Plan calls for making many small changes to create a big difference.
Amway has set a goal of shrinking energy consumption at its Ada, Michigan headquarters by 10 percent over the next five years.
Amway’s West Michigan campus used more than 72 million kilowatt hours of electricity in 2017, enough to power almost 9,000 homes. Half of that power comes from wind energy. Soon, solar power will be part of the renewable energy mix with the installation of solar panels on one of the buildings.
“There’s a lot of new technology coming out – green technology, wind power, the solar power – and we want to be sustainable,” explained Corey Gale, Amway Facilities Electrical Engineer.
Going hand in hand with transitioning to renewable energy sources is dialing up energy efficiency. Gale’s 11-person team has been tasked with finding ways to trim energy use.
“We use a lot of energy as a big site. We have electricity, we have steam, we have gas, we have water so we have all these different utilities that we can reduce,” Gale said.
So his team has focused on the biggest users of electricity in buildings: lighting, air compressors, and chillers that cool spaces.
Small changes add up
The first step began with having the utility company do an energy audit of facilities. As part of the process, the team reviewed records that identified which facilities consume more energy than others.
One unexpected discovery is that use was evenly split between office and manufacturing buildings. Traditionally, manufacturing plants have been bigger users since they house large machinery. The rise in electronics is one reason there has been an uptick in energy use in the office.
This analysis helped the team come up with a plan for reducing energy, such as:
- Replacing fluorescent lamps with efficient LED lights which cut energy use in half. It’s a costly investment up front because hundreds of ceiling fixtures need to be updated. Fortunately, Amway qualified for rebates through the utility.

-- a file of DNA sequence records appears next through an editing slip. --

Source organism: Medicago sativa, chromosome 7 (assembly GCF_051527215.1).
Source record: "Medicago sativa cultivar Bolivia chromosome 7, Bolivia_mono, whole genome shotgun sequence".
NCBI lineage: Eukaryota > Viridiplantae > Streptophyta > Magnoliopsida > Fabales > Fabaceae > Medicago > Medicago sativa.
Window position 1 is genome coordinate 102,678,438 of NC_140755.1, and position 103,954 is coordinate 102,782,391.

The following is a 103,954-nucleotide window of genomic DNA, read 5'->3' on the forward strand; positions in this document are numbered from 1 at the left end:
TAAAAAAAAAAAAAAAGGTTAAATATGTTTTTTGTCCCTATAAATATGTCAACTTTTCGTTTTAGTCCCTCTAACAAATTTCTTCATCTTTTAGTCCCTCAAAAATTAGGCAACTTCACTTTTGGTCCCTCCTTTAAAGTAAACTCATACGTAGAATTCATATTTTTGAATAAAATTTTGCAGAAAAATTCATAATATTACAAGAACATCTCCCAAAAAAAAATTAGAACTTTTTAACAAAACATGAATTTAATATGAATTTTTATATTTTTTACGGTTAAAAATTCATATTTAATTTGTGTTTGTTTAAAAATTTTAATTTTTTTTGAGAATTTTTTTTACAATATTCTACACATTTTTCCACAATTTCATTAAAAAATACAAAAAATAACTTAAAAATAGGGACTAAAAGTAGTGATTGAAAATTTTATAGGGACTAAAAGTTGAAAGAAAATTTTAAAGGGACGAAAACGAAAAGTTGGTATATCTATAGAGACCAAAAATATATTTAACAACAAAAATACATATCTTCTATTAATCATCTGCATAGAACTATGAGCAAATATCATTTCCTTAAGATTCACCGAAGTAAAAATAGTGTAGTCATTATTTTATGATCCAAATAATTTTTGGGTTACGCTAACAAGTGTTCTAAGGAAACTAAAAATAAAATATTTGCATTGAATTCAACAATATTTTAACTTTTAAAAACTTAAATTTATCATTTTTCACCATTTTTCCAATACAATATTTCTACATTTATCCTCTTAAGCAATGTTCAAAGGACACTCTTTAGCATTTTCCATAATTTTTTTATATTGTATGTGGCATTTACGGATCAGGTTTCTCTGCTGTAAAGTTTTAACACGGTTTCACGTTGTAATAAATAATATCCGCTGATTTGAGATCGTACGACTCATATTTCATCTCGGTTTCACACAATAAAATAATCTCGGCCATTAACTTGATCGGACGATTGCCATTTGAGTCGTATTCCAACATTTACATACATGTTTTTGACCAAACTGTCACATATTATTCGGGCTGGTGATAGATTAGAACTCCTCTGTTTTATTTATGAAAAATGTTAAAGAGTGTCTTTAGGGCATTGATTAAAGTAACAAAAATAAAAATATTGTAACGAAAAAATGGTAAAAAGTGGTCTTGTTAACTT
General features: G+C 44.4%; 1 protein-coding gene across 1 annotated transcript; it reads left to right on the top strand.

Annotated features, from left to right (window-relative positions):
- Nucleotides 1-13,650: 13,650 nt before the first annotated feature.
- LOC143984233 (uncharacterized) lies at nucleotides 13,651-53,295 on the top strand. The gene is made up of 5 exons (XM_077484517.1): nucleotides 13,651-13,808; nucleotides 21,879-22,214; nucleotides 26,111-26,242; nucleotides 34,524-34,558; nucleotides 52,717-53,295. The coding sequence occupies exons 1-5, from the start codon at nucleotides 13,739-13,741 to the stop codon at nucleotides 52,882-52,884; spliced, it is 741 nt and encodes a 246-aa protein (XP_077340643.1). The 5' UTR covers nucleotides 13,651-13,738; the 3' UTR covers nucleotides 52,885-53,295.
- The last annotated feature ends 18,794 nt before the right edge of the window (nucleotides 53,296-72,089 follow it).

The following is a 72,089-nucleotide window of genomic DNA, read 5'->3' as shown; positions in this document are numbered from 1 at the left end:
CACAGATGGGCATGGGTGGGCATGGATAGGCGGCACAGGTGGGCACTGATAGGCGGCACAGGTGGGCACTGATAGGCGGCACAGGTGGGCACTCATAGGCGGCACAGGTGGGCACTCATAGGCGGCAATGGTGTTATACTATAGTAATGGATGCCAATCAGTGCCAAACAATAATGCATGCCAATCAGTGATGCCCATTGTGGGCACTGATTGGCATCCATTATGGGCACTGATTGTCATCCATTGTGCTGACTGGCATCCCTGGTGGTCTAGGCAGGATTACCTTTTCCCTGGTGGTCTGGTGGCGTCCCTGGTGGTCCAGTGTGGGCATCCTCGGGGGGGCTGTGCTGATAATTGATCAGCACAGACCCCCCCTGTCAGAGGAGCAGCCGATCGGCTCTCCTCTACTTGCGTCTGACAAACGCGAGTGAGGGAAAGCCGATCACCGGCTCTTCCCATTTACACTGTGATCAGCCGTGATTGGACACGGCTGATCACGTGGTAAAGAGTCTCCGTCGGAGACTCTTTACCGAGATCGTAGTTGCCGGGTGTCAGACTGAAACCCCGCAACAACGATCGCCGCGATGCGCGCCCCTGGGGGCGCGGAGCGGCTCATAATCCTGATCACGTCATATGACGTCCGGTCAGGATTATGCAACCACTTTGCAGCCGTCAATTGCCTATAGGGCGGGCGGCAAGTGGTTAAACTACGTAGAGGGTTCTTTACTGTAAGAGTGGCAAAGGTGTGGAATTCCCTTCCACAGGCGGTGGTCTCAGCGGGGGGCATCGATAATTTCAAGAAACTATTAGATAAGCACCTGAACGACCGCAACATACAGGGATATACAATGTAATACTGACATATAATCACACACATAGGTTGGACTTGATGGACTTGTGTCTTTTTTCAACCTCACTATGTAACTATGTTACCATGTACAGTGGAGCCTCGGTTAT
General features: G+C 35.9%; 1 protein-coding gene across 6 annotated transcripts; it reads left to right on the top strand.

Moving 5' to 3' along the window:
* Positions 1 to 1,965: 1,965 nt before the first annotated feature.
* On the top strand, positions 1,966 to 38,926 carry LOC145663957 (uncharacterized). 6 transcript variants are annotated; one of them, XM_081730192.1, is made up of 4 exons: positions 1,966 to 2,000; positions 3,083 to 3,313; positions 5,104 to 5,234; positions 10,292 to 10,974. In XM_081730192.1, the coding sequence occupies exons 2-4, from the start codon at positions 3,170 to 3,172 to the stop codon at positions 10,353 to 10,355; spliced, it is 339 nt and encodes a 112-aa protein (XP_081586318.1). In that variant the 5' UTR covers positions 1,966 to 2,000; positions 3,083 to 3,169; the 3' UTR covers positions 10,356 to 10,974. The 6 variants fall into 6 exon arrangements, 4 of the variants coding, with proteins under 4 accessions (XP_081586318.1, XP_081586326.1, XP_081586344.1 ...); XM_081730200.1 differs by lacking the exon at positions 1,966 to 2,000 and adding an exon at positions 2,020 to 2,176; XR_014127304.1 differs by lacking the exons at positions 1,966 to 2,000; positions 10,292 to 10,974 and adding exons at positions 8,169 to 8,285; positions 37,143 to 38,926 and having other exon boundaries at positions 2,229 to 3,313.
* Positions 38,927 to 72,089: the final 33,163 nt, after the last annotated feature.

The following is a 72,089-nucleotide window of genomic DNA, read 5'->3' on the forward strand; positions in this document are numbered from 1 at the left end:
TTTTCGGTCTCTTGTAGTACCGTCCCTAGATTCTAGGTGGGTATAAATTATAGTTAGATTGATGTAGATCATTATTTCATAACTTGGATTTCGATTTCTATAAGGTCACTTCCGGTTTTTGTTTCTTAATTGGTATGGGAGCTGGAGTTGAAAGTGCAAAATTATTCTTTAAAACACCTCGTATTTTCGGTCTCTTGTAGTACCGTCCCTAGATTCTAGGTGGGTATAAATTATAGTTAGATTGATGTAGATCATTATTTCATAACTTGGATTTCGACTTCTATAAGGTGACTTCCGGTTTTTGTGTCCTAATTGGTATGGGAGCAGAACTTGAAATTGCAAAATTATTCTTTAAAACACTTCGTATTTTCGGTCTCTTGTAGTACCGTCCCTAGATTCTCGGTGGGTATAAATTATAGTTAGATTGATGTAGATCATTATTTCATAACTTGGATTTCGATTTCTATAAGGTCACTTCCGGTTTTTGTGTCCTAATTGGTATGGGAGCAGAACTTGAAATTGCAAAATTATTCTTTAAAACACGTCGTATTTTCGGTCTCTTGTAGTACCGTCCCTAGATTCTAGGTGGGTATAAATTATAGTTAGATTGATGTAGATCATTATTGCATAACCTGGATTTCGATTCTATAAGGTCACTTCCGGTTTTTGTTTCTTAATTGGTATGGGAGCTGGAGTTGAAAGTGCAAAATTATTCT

- Adding controls and sensors so lights, heat and air conditioning weren’t running when buildings weren’t occupied with employees such as at night, weekends or holidays. Controls were also used to dim lamps when there was sun streaming through windows.
- The team does inspections of its industrial compressors and piping to find air leaks in tubing and hoses that can add up to costly energy drain, said Ben Preston, who works for Amway as an analyst for environmental health and safety.
“Just for an example, we’re looking at a cost of about $1,600 for an eighth-of-an-inch leak that goes one year without getting fixed,” Preston said.
Everybody can do their part
While the engineering and maintenance department has made some important changes, ultimately sustainability requires company-wide participation.
All Amway employees are being asked to do their part to reduce energy waste by taking a few key steps every day such as turning off lights and computers and unplugging electronics like phone chargers when not in use.
“We need everyone’s help in becoming more energy efficient,” Gale said.
The good news is the initial effort is paying off. Amway headquarters is expected to meet its first 2 percent goal in 2018.